Anatomy of the Eye
The eye is a complex organ that works much like a camera, focusing light rays and forming an image. The surface of the eye is the cornea, a thin layer of tissue that provides a clear window for light to pass through. The cornea bends or refracts light rays so they focus precisely on the retina. Next is the iris, the colored part of the eye. In the center of the iris is the pupil. The iris functions like a shutter, adjusting pupil size to control the amount of light entering the eye. Located behind the iris is the lens, which works together with the cornea to focus light. Like the lens in a camera, the lens of the eye adjusts light rays as vision shifts between near and far objects. Light then passes through the vitreous, the gelatinous substance that fills most of the eye. The back of the eye is lined with a thin layer of tissue containing millions of photoreceptor (light-sensitive) cells. This is the retina, where light rays focus. The retina is like the film of a camera. The center of the retina is called the macula. The macula is responsible for clear central vision and the peripheral retina is responsible for peripheral vision. The retina converts the image into an electrical signal that travels down the optic nerve to the brain.
Retinal Exam and Testing
In order to examine the retina, first it is necessary to obtain a full medical and ocular history. Afterward, the patient's vision is checked using the eye chart. The pupils are examined. The eye pressure is taken, then the eye is dilated with short-acting, pupil-dilating eye drops. Dilation of the pupils is necessary for the doctor to examine the entire anatomy of the inner part of the eye. At this point, the patient is brought into the exam room and the physician begins his examination.
The exam includes a complete ophthalmic assessment from the front of the eye to the back of the eye. The retinal exam includes a full inspection of the vitreous cavity and examination of the optic nerve, macula, retinal blood vessels and extreme peripheral retina. Once this is done, your doctor will make the decision whether or not to perform various retinal tests to further clarify the vitreous, macula, retina or choroidal diagnosis.
Dr. Barofsky can perform many retinal tests in order to confirm the diagnosis.
OCT Scans – Optical Coherent Tomography (OCT) is a method used to image the retina and quantitatively track changes that occur. OCT analysis takes only seconds to perform and uses advanced optics and physics in order to measure retinal thickness, volume and area. Subtle retinal defects can easily be seen by your doctor.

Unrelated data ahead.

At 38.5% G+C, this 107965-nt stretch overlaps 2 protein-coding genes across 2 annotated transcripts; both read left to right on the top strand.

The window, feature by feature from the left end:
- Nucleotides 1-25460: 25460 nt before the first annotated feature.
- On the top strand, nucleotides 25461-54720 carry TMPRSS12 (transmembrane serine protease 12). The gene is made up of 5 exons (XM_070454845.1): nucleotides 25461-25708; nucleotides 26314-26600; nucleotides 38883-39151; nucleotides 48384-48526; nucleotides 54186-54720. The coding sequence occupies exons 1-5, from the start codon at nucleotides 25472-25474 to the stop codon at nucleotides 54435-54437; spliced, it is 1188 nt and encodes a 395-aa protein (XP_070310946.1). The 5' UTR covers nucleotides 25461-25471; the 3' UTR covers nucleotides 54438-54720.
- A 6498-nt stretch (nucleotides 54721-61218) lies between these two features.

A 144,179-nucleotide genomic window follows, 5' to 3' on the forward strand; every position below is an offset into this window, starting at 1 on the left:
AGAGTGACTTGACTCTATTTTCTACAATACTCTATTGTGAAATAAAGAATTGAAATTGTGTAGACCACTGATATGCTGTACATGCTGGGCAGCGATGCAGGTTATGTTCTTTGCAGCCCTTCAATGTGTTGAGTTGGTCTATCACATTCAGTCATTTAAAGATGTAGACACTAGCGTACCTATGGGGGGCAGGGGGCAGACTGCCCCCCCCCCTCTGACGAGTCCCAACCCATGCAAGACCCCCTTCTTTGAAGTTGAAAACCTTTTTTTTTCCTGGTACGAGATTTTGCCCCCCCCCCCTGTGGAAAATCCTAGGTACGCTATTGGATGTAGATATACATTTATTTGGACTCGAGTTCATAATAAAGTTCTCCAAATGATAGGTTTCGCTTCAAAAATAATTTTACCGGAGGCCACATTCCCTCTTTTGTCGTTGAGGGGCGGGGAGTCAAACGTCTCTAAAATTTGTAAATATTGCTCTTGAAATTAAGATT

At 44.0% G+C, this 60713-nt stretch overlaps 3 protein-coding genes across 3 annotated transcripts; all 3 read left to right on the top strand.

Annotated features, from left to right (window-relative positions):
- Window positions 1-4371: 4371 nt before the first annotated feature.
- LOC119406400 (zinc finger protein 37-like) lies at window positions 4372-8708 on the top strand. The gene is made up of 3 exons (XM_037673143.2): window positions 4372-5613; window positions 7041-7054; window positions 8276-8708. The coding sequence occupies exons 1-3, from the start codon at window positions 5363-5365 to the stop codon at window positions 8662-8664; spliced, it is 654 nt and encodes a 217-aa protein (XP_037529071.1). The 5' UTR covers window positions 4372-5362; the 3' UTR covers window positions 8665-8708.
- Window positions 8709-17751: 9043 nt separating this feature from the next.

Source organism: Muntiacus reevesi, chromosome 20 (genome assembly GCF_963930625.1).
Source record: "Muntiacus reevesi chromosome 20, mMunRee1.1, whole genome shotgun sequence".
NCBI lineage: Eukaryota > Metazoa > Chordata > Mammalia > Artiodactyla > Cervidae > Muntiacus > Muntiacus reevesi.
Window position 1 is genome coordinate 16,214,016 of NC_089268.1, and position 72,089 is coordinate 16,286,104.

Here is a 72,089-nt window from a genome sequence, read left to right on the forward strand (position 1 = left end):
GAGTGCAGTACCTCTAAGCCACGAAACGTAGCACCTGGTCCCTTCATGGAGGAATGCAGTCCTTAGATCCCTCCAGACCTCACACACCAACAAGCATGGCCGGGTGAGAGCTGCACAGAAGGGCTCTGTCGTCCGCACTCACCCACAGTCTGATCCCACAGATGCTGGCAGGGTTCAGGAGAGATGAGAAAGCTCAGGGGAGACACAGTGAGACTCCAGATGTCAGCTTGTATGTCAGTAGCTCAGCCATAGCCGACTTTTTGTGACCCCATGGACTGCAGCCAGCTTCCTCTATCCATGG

Fluorescein Angiography (FA) – Fluorescein angiography is a diagnostic test used to evaluate the retina and the retinal blood vessels with the help of a contrast dye (fluorescein). These pictures help the doctor evaluate the retina and diagnose and track problems such as diabetic retinopathy, macular degeneration, abnormal blood vessel growth, retinal swelling, retinal detachment, cancer and retinal tumors.
First, the patient's pupils are dilated with eye drops. Then a few photographs are taken with a special ophthalmic camera. Next, the contrast dye is injected, usually in the patient's arm. The dye travels up to the eye within a few seconds and "lights up" the retinal blood vessels and retinal structures. This test only takes a few minutes to perform.
Ophthalmic Ultrasound – Dr. Barofsky can perform an ophthalmic ultrasound using simple sound waves that reflect off different tissues in the eye to form an image.
This test is used to determine the extent of a retinal detachment, evaluate the retina and vitreous behind an advanced cataract or hemorrhage and determine the thickness of an intraocular tumor. This test takes seconds to perform.
Retinal Photography - Photographs can be taken of the retina to track changes over time. Also, lesion size can be determined using special software.
Fundus Autofluorescence – A new technique called fundus autofluorescence (FAF) allows for imaging of the retina and identification of retinal diseases that might not be readily apparent. It can determine metabolic changes within the deep retina that are not able to be seen during a routine examination. This approach can be especially helpful to analyze patients with vision loss of undetermined origins or those with a family history of hereditary retinal diseases.
Indocyanine Green Angiography (ICG) – This is another excellent method for visualizing retinal circulation. In contrast to fluorescein angiography, ICG is of particular value in studying choroidal circulation while investigating macular disease.
Color Vision Testing – Color vision tests are important to determine the diagnosis of various retinal diseases.